The waṣla is the base supporting the performance of Arabic Classical Music. It constitutes a part of a musical concert. Thus we would have: a waṣla followed by an intermission, then another waṣla, or such. The waṣla reached its modern form during the second half of the 19th century. In his book “Al-mūsīqī al-sharqī” (The Oriental Musician) published in 1904, Muḥammad Kāmil al-Khula’ī defines it in page 89 as follows:
“It starts with the bashrāwāt –a Turkish form– because they constitute its origin, followed by the muwashshaḥāt –because they are derived from it, even though they are old. After the muwashshaḥāt, the singer chants a qaṣīda or a mawwāl accompanied by an instrument like a ‘ūd or a qānūn. This is called the taqsīm. During this period, the Egyptians were passionate listeners of simple adwār for their easy lyrics, understandable meanings, and light performance. They used to chant along with the mughannnī the first part of the dawr called the madhhab, then, if the mughannnī had a nice voice, he would sing the dawr alone or with a little help from a partner. If not, then he would seek the assistance of one, two, or three other singers according to his wish. The conclusion consists in repeating the madhhab followed by the dawārij (plural of dārij) then by a short break. This is called the first chapter or the first waṣla. They would resume singing following the previous pattern up to the third waṣla. At the end of the concert, either the singer would chant a qaṣīda alone, or they would perform a lāzima to accompany him while he chants verses equal to their lāzima in terms of measure.”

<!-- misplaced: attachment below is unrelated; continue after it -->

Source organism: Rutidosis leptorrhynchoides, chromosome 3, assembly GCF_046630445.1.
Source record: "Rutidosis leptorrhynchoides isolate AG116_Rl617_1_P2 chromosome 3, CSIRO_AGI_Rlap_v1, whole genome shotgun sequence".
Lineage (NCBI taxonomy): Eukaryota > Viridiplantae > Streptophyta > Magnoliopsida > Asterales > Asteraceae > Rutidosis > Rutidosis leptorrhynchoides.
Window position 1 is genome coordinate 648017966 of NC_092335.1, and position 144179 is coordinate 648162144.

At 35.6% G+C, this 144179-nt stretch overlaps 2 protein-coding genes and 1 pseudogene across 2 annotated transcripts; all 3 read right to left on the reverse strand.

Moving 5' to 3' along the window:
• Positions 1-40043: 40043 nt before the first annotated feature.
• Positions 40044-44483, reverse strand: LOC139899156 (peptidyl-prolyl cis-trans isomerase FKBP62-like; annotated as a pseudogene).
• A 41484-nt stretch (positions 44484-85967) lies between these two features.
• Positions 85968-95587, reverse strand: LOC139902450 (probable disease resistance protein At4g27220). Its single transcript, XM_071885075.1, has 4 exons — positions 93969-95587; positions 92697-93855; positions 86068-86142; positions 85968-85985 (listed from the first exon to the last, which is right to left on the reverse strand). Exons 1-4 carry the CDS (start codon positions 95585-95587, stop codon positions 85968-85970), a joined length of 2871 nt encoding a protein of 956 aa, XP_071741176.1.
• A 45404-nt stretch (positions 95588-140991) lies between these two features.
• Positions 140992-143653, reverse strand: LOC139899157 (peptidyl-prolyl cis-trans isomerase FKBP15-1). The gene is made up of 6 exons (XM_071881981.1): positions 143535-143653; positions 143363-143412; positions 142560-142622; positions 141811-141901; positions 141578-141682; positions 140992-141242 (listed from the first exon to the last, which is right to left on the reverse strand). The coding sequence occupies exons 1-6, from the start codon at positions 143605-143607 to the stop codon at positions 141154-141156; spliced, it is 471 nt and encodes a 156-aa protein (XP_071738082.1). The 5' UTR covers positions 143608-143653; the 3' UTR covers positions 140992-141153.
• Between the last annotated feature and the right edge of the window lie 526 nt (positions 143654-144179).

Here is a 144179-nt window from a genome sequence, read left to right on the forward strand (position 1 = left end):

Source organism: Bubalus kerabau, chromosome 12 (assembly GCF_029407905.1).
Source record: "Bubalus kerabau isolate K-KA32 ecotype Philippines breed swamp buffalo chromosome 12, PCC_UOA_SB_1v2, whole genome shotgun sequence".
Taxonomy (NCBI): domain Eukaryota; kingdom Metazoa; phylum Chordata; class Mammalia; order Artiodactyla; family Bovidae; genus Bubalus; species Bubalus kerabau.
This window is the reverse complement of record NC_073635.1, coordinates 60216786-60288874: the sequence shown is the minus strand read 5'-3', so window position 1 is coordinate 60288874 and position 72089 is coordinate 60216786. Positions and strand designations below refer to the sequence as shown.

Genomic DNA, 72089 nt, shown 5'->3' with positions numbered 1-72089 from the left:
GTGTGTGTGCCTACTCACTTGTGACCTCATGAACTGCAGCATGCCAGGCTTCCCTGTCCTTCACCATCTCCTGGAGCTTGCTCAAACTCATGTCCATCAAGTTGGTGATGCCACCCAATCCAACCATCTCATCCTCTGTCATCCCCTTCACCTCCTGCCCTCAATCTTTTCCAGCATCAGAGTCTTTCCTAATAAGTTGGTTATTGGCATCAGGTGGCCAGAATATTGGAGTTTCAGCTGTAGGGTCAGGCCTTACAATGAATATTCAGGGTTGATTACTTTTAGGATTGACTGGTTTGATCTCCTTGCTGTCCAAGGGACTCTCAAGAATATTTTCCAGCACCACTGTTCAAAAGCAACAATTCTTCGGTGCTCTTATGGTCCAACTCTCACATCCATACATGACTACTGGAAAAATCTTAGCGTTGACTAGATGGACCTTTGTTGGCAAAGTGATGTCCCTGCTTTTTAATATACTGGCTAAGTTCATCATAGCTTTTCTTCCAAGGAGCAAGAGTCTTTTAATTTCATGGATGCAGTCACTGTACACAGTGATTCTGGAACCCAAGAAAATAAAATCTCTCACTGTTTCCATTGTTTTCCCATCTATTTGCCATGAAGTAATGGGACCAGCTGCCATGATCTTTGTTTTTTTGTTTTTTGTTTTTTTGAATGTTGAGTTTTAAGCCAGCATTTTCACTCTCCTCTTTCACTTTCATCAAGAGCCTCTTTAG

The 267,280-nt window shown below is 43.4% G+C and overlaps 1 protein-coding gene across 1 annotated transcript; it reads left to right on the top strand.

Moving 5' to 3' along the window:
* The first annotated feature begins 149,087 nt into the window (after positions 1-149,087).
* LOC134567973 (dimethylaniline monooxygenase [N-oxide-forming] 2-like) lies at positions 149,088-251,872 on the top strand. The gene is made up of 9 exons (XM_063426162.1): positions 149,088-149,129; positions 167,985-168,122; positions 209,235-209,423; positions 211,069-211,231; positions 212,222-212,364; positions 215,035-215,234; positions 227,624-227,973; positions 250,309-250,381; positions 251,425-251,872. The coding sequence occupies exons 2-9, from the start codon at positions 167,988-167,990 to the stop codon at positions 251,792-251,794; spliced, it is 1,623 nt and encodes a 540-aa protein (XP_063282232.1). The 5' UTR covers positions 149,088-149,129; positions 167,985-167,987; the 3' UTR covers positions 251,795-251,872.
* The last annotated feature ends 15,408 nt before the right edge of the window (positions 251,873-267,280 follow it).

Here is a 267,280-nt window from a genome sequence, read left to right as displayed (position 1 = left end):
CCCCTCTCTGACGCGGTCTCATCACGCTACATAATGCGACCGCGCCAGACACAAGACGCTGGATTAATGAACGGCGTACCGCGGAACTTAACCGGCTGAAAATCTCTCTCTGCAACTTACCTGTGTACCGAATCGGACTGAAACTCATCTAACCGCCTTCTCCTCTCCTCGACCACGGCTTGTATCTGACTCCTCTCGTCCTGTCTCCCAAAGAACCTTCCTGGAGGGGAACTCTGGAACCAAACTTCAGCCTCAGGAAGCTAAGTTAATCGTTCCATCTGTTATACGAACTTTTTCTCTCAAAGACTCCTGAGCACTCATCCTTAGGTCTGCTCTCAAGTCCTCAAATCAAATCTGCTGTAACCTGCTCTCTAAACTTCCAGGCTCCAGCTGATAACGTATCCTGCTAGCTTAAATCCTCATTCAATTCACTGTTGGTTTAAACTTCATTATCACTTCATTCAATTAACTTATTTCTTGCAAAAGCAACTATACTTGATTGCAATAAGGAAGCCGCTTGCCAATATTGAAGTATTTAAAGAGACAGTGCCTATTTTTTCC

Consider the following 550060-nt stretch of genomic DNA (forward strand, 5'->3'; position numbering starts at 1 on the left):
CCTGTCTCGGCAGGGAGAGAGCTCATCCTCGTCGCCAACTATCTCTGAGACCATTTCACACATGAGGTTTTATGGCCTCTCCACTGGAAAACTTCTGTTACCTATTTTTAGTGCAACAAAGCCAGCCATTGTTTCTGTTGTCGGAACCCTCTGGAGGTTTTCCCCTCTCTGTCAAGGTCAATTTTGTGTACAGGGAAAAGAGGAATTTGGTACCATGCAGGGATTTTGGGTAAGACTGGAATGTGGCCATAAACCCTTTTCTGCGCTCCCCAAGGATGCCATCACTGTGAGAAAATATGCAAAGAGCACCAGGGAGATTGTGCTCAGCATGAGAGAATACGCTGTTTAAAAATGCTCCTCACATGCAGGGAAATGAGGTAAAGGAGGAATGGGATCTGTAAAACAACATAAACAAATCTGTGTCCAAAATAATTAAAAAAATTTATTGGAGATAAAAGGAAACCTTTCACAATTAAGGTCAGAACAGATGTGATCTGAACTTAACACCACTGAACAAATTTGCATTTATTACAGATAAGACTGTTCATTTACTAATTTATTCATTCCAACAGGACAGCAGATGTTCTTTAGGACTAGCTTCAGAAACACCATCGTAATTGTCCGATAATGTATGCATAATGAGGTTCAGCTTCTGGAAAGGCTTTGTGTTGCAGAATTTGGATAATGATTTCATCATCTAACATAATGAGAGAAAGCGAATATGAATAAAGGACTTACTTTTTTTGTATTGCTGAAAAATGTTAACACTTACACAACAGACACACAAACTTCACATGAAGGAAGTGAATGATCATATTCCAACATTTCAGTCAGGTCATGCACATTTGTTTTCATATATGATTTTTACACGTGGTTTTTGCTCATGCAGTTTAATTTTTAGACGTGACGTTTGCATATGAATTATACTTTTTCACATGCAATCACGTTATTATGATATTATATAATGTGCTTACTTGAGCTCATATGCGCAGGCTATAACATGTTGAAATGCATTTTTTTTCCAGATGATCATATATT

We can deduct from the previous text that the waṣla’s structure during the Arabic Music Nahḍa –second half of the 19th century– was made of three inter-related stages.
According to Nidā’ Abū Murād, their inter-relation was built as follows:
Stage 1: The thesis. A pre-composed form or more, where the fixed elements exceed the improvisations. These allowed improvisations abide by metric measures, i.e. the variations do not go beyond the notes of the melody that is pre-composed to the samā‘ī bashraf, or dūlāb. The singing performance consists in the performance of the muwashshaḥ –this preparatory stage introduces to the performers as well as to the listeners the “maqām” thesis that will be worked on throughout the waṣla.
It is the leisurely and light aspect of the whole work.
Stage 2: The antithesis. The thesis is turned upside down. Improvisations take the lead, and metric rhythm supersedes kinetic cyclic rhythm. It contains fālita (free) and muwaqqa‘a (measured) taqāsīm, and qaṣīda mursala or mawwāl as to the singing performance. It is known as the salṭana stage of the highest levels of interaction among the performers, as well as between them and the listeners.
It is the strict and rigid aspect of the whole work.
Stage 3: The synthesis. This stage combines thesis and antithesis, fixed elements and improvisation, in a dialogue among the performers. It includes the taḥmīla and the dārij, as well as the dawr and the qaṣīda to the waḥda as to the singing performance.